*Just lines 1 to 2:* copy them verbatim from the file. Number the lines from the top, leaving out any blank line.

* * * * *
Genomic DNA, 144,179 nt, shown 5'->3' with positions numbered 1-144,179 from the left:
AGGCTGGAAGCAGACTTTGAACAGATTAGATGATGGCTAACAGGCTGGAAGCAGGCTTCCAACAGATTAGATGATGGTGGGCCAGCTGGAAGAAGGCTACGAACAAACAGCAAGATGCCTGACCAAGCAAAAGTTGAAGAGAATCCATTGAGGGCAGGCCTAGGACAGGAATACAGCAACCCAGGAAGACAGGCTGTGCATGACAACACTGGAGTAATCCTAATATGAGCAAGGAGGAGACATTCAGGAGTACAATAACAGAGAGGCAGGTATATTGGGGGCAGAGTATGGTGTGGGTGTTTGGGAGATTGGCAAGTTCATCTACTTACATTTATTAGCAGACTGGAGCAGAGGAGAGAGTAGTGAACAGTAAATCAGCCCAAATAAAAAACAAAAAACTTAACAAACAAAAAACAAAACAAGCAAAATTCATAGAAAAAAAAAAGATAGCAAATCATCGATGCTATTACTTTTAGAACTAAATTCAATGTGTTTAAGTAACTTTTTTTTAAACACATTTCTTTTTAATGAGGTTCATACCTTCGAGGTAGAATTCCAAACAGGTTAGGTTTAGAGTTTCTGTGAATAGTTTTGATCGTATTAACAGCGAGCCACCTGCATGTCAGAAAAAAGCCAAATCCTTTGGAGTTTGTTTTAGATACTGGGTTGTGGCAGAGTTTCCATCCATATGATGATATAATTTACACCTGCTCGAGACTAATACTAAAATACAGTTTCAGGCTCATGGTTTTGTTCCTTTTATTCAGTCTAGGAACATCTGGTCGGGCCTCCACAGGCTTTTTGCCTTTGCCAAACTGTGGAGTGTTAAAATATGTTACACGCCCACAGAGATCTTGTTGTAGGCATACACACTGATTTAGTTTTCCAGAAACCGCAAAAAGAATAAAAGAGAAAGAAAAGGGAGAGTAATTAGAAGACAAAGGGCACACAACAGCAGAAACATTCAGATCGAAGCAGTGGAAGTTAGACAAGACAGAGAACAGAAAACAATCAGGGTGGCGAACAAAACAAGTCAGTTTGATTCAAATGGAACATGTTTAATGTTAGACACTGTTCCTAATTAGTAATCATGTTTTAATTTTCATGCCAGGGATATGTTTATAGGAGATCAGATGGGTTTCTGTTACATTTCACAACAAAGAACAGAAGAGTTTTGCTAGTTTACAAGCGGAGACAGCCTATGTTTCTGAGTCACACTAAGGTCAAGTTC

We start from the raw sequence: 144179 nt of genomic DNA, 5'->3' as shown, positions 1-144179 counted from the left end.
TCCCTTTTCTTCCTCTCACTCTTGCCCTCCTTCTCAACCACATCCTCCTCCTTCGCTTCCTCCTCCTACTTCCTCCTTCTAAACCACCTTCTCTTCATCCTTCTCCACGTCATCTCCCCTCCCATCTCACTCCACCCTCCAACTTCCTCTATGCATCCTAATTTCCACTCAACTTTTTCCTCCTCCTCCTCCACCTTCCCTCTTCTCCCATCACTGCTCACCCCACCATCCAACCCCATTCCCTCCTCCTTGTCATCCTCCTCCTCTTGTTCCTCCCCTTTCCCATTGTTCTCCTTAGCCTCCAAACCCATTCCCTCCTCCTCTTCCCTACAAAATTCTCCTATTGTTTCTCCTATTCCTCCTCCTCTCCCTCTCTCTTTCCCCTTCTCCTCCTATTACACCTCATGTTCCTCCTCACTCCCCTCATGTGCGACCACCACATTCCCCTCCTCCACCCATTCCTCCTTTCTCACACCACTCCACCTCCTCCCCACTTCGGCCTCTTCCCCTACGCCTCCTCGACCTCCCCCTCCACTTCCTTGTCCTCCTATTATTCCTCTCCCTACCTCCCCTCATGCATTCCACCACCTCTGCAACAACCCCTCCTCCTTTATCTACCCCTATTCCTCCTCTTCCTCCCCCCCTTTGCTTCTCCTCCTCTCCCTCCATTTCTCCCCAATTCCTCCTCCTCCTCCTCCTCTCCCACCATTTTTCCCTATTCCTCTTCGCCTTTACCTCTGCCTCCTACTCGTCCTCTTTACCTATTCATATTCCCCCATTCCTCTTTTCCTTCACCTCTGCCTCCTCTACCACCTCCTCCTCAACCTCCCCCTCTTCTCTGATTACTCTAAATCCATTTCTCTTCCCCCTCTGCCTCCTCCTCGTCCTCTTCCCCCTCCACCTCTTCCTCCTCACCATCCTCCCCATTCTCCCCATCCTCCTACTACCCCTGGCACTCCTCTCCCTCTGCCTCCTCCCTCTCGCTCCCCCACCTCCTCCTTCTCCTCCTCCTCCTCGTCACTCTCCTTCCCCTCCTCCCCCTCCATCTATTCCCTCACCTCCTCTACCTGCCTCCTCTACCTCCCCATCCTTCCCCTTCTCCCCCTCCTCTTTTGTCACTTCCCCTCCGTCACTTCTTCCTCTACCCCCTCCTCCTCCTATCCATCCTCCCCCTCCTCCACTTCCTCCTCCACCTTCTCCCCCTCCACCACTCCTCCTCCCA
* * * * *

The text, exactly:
Genomic DNA, 144,179 nt, shown 5'->3' with positions numbered 1-144,179 from the left:
AGGCTGGAAGCAGACTTTGAACAGATTAGATGATGGCTAACAGGCTGGAAGCAGGCTTCCAACAGATTAGATGATGGTGGGCCAGCTGGAAGAAGGCTACGAACAAACAGCAAGATGCCTGACCAAGCAAAAGTTGAAGAGAATCCATTGAGGGCAGGCCTAGGACAGGAATACAGCAACCCAGGAAGACAGGCTGTGCATGACAACACTGGAGTAATCCTAATATGAGCAAGGAGGAGACATTCAGGAGTACAATAACAGAGAGGCAGGTATATTGGGGGCAGAGTATGGTGTGGGTGTTTGGGAGATTGGCAAGTTCATCTACTTACATTTATTAGCAGACTGGAGCAGAGGAGAGAGTAGTGAACAGTAAATCAGCCCAAATAAAAAACAAAAAACTTAACAAACAAAAAACAAAACAAGCAAAATTCATAGAAAAAAAAAAGATAGCAAATCATCGATGCTATTACTTTTAGAACTAAATTCAATGTGTTTAAGTAACTTTTTTTTAAACACATTTCTTTTTAATGAGGTTCATACCTTCGAGGTAGAATTCCAAACAGGTTAGGTTTAGAGTTTCTGTGAATAGTTTTGATCGTATTAACAGCGAGCCACCTGCATGTCAGAAAAAAGCCAAATCCTTTGGAGTTTGTTTTAGATACTGGGTTGTGGCAGAGTTTCCATCCATATGATGATATAATTTACACCTGCTCGAGACTAATACTAAAATACAGTTTCAGGCTCATGGTTTTGTTCCTTTTATTCAGTCTAGGAACATCTGGTCGGGCCTCCACAGGCTTTTTGCCTTTGCCAAACTGTGGAGTGTTAAAATATGTTACACGCCCACAGAGATCTTGTTGTAGGCATACACACTGATTTAGTTTTCCAGAAACCGCAAAAAGAATAAAAGAGAAAGAAAAGGGAGAGTAATTAGAAGACAAAGGGCACACAACAGCAGAAACATTCAGATCGAAGCAGTGGAAGTTAGACAAGACAGAGAACAGAAAACAATCAGGGTGGCGAACAAAACAAGTCAGTTTGATTCAAATGGAACATGTTTAATGTTAGACACTGTTCCTAATTAGTAATCATGTTTTAATTTTCATGCCAGGGATATGTTTATAGGAGATCAGATGGGTTTCTGTTACATTTCACAACAAAGAACAGAAGAGTTTTGCTAGTTTACAAGCGGAGACAGCCTATGTTTCTGAGTCACACTAAGGTCAAGTTC